All the portals of Rome are under the protection of Janus, god of the Gates, and since they are used to enter as if to go out, this god has two faces. The first looks forward, the second back. This is exactly what we do on New Year’s Eve, looking back over the past year while wanting to look forward into the future. New Year’s Day, the doors of the temples are open, we offer presents, our new year gifts, read page 50, we exchange greetings and we say prayers that Janus listens, as recalls Ovidin his Fasts: “But why do we say happy words to your calends, and why do we make this exchange of vows?” Then the god, leaning on the stick that he held with his right hand, said: “Usually beginnings include omens. At the first word, you reach a fearful ear and it is the first bird seen that consults the augur. The temples of the gods are open, as are their ears: no language formulates vain prayers; words have their weight. ”
In France , the official date of the beginning of the year varies over the centuries. Under the Merovingians, the First of the year is celebrated on March 1st; under the Carolingians, at Christmas; and under the Capetians, March 25. In the eleventh century, under the influence of the Church, he was transferred to Holy Saturday. It was in the 15th century, on August 9, 1564, that Charles IX, by the Isidore Roussillon edict, fixed January 1st as the first day of the first month of the year. Article 39 announces: “Let us desire and order that in all acts, registers, instruments, contracts, ordinances, decrees so patent and missive, and any private script, the year shall henceforth begin and be counted from the first day of this means of January.
In 1792, the calendar becomes republican, and it is decreed that the year will begin the day when the sun crosses the equinoctial point of autumn. This day, which happens to be the 22nd of September, 1792, is called primidi 1st Vendemiaire of year I of the Republic. In accordance with the Republican calendar, January 1 corresponds to about 11 Nivose and December 31 to 11 Pluviose. On September 22, 2011, we thus passed from the year 219 to the year 220 of the revolutionary calendar. On the 22nd Fructidor, year XIII, September 9, 1805, Napoleon abrogates the republican calendar and establishes the restoration of the Gregorian calendar from January 1st, 1806. January 1st will become a legal holiday by a decree of the Council of State March 23, 1810. New Year’s Eve, traditional New Year’s Eve dinner, is also called New Year’s Eve, named after Pope Sylvester 314-335, celebrated on December 31st.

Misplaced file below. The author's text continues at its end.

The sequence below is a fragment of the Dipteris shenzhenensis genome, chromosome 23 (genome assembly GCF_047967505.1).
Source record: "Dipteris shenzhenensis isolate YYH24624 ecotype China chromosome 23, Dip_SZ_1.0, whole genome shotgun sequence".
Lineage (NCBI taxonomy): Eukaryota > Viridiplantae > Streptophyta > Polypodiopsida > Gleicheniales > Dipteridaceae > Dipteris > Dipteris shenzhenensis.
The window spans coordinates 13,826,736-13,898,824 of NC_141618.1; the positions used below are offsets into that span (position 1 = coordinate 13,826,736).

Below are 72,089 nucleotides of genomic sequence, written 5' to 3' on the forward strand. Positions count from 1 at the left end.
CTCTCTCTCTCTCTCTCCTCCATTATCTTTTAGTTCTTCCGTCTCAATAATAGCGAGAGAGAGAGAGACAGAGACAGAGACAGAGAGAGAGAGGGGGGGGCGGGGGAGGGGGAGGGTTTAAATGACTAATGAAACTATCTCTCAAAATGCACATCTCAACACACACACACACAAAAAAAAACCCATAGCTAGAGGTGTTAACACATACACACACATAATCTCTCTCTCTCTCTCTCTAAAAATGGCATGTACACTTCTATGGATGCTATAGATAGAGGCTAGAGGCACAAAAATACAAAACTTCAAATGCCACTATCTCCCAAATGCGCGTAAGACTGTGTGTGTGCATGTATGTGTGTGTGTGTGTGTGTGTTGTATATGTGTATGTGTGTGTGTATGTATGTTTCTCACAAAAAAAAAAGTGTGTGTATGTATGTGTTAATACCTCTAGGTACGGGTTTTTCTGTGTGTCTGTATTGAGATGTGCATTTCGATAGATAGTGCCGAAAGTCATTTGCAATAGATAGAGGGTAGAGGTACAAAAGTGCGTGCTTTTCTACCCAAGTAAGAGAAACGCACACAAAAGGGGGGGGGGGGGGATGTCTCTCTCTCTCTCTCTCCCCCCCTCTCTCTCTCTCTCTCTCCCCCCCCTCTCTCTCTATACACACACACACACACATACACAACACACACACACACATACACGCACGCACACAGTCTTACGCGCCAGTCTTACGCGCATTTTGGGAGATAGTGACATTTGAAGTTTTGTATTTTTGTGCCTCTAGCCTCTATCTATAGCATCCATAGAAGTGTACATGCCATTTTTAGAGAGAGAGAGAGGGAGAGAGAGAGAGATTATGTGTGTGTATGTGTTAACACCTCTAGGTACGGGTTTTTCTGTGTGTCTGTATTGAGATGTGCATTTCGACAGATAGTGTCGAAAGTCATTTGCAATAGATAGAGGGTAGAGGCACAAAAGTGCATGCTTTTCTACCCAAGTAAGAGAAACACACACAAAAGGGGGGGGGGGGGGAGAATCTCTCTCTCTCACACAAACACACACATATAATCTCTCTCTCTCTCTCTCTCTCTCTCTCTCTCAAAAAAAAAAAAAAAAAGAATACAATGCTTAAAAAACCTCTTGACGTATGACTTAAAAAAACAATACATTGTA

For New Year’s Eve, we dress in shiny, silvery, golden, sequined fabrics, the tradition that we want to wear at least a new piece on the first day of the year. On the menu, seafood, including oysters – consumed since Antiquity, Apollinaire, like Casanova, lent them aphrodisiac virtues – and foie gras. The pharaohs and Romans already loved it and stuffed the geese with figs jecur ficatum, “liver made with figs”. On the table, too, caviar. This secular Caspian Sea fish, which has become the biggest luxury symbol – prized by Genghis Khan, and was also Rabelais’ and Shakespeare’s favorite dish – is world-renowned as “black gold” for its taste. end and its energetic power. But it’ Especially in pastry, sweet and spicy, there are traces of pagan and religious symbols in French regions. A festive food par excellence, honey – a solar symbol of purity and sweetness – is already present in the delta of the Nile; the Greeks lend him the gift of prophecy, and the Chinese in the tenth century the mikong “bread of honey”, gingerbread to be adopted by the Arabs and imported to the West during the Crusades.